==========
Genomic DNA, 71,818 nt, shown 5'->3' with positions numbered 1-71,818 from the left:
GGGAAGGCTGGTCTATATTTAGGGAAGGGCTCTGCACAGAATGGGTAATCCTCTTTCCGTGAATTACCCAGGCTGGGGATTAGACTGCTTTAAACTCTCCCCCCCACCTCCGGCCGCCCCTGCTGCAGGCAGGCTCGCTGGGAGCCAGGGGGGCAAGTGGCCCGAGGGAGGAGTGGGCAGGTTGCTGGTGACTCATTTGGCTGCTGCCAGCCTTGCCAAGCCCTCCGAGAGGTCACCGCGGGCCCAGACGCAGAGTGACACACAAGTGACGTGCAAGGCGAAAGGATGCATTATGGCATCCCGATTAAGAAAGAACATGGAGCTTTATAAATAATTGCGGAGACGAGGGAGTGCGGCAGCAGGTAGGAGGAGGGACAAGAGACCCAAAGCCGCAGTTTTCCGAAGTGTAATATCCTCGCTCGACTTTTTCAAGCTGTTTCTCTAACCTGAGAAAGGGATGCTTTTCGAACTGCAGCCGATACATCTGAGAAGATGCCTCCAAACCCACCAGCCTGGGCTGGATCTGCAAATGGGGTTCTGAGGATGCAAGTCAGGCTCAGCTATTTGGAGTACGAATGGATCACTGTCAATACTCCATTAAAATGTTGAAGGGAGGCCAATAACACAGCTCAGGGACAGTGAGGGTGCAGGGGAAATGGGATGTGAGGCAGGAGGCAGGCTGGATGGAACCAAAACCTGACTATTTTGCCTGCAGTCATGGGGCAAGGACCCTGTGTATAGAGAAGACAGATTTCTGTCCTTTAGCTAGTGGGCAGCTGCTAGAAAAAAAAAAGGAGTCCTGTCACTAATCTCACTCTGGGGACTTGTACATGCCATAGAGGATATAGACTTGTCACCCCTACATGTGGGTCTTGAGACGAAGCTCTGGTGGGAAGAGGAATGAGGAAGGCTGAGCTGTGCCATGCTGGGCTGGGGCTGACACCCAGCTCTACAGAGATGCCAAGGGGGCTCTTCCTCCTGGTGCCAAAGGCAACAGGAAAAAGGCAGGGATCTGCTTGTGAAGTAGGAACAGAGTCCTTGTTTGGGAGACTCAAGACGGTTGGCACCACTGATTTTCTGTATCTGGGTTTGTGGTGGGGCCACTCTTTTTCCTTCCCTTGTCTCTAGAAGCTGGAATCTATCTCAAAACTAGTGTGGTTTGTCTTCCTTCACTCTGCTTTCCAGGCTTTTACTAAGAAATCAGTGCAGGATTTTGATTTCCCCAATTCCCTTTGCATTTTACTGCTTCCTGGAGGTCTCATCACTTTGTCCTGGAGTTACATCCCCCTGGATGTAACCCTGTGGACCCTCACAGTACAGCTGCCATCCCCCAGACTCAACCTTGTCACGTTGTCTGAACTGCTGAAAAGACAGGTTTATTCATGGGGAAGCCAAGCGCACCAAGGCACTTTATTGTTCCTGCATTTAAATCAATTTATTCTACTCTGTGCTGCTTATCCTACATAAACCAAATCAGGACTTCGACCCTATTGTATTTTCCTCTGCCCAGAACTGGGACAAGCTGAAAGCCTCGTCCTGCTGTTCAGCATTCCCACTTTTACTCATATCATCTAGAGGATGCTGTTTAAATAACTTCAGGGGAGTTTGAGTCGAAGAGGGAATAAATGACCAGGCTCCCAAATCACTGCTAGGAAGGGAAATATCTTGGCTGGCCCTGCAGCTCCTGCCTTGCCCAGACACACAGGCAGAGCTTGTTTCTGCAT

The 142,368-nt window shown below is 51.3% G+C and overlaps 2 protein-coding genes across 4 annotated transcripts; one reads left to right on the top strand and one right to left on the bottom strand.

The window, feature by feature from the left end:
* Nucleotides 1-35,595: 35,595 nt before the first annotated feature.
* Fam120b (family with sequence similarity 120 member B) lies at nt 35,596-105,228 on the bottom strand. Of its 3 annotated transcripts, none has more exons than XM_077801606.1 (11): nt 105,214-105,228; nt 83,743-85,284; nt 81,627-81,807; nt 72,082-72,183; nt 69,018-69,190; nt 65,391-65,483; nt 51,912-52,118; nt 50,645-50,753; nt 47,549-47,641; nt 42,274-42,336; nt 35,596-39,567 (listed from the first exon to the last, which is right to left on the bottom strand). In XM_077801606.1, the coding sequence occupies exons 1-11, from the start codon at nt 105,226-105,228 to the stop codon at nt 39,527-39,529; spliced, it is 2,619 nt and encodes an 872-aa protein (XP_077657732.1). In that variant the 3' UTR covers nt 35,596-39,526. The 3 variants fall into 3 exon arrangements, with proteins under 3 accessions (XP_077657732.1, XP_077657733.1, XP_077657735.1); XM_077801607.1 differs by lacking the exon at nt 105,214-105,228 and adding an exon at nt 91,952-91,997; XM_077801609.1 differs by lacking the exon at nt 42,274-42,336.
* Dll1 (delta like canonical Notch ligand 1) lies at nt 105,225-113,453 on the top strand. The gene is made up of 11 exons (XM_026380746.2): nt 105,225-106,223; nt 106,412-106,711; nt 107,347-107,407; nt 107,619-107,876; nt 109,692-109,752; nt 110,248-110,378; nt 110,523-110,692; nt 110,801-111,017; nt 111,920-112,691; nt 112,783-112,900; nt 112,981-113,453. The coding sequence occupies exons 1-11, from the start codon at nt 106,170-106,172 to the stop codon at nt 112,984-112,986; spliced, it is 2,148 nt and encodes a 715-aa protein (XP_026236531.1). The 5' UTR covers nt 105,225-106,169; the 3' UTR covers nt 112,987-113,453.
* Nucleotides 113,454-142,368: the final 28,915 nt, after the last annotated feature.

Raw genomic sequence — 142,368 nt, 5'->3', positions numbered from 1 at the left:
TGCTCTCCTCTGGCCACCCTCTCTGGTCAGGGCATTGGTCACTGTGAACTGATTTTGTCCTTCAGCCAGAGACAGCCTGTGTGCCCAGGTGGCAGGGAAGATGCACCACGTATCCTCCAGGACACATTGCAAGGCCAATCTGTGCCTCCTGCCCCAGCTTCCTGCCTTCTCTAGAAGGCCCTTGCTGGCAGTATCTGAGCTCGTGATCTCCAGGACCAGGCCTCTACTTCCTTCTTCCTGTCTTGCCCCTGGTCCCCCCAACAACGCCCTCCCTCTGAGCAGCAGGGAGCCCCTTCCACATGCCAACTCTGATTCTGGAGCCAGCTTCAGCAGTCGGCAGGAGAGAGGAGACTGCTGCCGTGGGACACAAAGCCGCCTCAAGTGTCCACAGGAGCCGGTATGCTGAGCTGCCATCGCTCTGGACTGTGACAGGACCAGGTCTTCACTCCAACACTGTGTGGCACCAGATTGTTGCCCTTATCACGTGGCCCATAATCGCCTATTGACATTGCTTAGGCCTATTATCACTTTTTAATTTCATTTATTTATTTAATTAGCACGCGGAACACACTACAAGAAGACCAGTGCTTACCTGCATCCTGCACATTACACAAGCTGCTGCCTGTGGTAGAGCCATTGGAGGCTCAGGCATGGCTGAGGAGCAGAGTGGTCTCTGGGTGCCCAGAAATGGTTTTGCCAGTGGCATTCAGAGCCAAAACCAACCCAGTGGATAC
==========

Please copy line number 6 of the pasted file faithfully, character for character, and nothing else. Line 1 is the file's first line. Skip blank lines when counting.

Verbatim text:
* Fam120b (family with sequence similarity 120 member B) lies at nt 35,596-105,228 on the bottom strand. Of its 3 annotated transcripts, none has more exons than XM_077801606.1 (11): nt 105,214-105,228; nt 83,743-85,284; nt 81,627-81,807; nt 72,082-72,183; nt 69,018-69,190; nt 65,391-65,483; nt 51,912-52,118; nt 50,645-50,753; nt 47,549-47,641; nt 42,274-42,336; nt 35,596-39,567 (listed from the first exon to the last, which is right to left on the bottom strand). In XM_077801606.1, the coding sequence occupies exons 1-11, from the start codon at nt 105,226-105,228 to the stop codon at nt 39,527-39,529; spliced, it is 2,619 nt and encodes an 872-aa protein (XP_077657732.1). In that variant the 3' UTR covers nt 35,596-39,526. The 3 variants fall into 3 exon arrangements, with proteins under 3 accessions (XP_077657732.1, XP_077657733.1, XP_077657735.1); XM_077801607.1 differs by lacking the exon at nt 105,214-105,228 and adding an exon at nt 91,952-91,997; XM_077801609.1 differs by lacking the exon at nt 42,274-42,336.